Sunday, November 21st, 2010...2:43 pm

Transitions down Diagon Alley

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In this entry, the power of matrix operations will transform a youthful Harry Potter to the mature young man seen in the film released just days ago. To begin, we need Harry to enter the matrix, by storing color information of an image in an n by m matrix where the image is comprised n by m pixels. For example, the image as seen to the right is 187 by 300 pixels.

Having the image stored as a matrix allows us to use ideas from linear algebra. We will work with entries on the main diagonal of a matrix. If we have a 6 by 6 image, then the main diagonal is easy enough to find as seen in the image below.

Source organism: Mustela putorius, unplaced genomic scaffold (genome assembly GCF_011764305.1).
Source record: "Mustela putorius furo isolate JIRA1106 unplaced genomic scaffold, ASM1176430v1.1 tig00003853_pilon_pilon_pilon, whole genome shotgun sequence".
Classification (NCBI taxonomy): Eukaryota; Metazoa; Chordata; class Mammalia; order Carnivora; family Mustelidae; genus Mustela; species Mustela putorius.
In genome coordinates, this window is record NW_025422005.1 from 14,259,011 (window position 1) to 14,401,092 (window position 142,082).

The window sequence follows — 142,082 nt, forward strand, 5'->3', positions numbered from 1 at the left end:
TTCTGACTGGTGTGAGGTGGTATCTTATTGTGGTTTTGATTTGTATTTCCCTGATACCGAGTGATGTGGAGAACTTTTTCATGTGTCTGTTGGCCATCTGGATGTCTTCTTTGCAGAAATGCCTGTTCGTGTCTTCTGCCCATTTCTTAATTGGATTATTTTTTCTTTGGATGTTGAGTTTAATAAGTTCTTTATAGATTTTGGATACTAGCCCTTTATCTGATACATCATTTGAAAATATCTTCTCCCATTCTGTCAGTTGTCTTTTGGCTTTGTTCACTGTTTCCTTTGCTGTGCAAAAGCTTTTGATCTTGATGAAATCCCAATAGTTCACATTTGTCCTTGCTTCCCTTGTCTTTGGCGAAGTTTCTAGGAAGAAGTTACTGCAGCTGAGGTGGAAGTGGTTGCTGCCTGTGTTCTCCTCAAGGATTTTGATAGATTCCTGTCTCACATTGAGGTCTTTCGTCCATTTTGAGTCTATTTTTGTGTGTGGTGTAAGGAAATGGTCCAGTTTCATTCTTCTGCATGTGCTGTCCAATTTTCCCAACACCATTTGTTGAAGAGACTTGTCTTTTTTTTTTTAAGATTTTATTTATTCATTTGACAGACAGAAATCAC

We will also work with the k-th diagonal below (or above) the main diagonal, where 0 would be the main diagonal. For instance, the image below has orange entries for all matrix elements on the 1-st, 2-nd, 3-rd, 4-th and 5-th diagonals below the main diagonal.

We can also generalize this idea to rectangular matrices, where the number of rows and columns differ. For instance, the image below again has orange entries for all matrix elements on or below the 1-st diagonal below the main diagonal.

We now take the matrix of Harry’s image given at the start of this article and successively change the entries along the k-th diagonal. What are the values of the new diagonal? Watch the image and see Harry’s image transition by moving down Diagon Alley.

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